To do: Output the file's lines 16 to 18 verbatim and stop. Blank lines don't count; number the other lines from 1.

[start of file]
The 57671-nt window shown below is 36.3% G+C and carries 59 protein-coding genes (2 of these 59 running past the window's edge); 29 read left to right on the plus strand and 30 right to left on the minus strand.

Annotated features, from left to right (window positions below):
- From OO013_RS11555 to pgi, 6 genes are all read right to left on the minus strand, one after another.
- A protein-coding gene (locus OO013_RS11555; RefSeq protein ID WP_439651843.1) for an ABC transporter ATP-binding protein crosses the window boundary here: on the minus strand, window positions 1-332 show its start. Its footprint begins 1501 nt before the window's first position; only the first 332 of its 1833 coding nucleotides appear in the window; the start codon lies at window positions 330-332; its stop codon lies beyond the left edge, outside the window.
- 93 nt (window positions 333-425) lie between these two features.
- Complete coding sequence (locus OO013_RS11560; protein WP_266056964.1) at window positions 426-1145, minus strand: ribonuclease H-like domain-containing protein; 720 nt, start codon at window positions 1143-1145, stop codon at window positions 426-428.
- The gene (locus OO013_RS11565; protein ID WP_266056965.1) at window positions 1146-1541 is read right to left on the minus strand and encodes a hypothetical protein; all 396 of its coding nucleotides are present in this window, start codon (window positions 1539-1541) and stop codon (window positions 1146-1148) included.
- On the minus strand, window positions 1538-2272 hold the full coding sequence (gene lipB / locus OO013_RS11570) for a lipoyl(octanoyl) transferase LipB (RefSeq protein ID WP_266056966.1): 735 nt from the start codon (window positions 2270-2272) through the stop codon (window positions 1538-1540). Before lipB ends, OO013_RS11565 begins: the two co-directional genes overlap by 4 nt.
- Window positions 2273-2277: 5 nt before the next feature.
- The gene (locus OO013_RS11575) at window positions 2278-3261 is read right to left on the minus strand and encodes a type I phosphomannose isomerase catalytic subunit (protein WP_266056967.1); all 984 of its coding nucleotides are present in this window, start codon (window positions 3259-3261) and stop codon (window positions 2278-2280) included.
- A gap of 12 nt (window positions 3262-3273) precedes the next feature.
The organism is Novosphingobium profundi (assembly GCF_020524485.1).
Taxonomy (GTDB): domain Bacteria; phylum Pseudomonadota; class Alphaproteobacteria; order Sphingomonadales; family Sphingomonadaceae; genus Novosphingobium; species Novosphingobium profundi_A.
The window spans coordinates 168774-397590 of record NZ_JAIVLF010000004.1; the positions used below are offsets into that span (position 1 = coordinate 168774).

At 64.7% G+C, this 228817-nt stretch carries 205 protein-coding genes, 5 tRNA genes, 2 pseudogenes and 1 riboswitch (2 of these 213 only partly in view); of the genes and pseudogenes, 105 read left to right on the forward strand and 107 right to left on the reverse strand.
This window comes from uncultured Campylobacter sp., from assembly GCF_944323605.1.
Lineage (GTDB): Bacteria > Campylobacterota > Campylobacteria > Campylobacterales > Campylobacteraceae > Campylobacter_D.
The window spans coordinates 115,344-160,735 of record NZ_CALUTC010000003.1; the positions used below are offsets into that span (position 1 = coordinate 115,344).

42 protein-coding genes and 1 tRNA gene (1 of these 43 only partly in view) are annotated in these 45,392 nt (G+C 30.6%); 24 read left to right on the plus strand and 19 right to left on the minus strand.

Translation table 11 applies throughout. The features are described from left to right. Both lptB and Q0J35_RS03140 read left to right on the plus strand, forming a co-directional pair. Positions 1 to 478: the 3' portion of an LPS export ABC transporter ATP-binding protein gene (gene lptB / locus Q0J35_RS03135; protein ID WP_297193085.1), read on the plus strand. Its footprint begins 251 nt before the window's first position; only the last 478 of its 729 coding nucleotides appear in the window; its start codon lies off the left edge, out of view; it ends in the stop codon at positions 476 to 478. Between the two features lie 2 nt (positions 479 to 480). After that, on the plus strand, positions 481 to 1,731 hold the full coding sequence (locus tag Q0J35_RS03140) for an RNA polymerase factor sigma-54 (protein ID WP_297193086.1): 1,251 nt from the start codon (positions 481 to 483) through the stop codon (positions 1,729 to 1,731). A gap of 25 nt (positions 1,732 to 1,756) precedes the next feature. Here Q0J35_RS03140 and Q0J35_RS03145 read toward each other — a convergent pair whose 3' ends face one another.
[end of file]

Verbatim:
This window comes from uncultured Campylobacter sp., from assembly GCF_944323605.1.
Lineage (GTDB): Bacteria > Campylobacterota > Campylobacteria > Campylobacterales > Campylobacteraceae > Campylobacter_D.
The window spans coordinates 115,344-160,735 of record NZ_CALUTC010000003.1; the positions used below are offsets into that span (position 1 = coordinate 115,344).